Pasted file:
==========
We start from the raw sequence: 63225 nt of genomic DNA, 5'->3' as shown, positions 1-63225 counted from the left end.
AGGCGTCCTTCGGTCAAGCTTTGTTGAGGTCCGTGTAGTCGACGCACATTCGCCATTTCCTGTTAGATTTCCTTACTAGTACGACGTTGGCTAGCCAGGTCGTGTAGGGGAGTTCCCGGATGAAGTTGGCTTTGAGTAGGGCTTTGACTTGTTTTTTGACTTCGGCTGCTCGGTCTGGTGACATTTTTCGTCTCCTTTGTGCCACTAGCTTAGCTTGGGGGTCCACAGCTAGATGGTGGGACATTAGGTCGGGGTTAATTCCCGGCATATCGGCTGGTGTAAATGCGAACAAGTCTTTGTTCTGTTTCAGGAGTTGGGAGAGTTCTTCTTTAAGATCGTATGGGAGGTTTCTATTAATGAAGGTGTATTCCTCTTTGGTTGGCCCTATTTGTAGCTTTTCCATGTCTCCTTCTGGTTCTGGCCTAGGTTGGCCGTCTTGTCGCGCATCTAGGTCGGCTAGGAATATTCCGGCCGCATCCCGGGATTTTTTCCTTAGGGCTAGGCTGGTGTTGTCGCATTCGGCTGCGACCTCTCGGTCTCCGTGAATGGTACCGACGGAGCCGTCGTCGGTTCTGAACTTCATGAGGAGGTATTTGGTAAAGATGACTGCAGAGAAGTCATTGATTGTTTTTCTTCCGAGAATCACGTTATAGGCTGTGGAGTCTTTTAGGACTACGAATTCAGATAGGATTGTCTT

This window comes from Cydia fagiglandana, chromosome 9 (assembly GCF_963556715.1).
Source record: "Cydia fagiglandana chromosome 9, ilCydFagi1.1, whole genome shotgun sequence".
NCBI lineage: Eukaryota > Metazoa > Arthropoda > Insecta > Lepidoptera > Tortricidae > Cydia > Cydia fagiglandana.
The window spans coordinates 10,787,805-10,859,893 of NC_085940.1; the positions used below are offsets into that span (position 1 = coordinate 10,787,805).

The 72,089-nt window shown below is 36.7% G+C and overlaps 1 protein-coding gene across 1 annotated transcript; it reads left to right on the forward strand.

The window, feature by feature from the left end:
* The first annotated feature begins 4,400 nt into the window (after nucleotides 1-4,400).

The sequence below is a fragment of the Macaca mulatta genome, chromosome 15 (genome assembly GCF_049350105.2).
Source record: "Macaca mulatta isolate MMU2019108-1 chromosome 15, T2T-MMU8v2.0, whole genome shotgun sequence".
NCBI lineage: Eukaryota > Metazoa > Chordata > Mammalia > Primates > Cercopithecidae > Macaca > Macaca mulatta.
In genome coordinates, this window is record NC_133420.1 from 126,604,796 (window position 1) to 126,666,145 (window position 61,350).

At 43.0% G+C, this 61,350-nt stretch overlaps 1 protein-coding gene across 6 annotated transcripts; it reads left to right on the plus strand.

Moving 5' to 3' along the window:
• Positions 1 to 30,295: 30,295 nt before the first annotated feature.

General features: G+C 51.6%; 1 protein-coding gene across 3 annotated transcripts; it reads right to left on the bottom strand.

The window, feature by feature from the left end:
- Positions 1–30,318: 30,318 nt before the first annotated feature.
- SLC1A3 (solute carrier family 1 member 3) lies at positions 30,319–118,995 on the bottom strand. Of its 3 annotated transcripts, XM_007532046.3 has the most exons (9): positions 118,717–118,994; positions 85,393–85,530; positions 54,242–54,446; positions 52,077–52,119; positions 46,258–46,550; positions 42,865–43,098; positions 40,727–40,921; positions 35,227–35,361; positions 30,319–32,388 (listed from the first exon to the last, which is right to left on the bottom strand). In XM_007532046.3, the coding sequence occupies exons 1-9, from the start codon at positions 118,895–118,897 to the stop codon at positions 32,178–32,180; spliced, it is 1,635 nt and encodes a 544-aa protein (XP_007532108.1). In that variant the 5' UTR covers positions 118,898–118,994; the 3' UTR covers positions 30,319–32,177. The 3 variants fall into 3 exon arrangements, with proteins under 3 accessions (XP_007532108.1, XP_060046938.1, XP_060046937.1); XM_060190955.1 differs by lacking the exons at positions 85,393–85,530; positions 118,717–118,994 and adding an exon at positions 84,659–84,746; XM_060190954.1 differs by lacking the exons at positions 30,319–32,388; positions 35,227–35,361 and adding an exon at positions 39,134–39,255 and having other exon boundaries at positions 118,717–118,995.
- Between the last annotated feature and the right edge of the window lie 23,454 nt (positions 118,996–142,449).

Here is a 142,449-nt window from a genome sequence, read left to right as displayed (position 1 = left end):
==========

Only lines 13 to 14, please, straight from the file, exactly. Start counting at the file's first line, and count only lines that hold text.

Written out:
In genome coordinates, this window is record NC_133420.1 from 126,604,796 (window position 1) to 126,666,145 (window position 61,350).

At 43.0% G+C, this 61,350-nt stretch overlaps 1 protein-coding gene across 6 annotated transcripts; it reads left to right on the plus strand.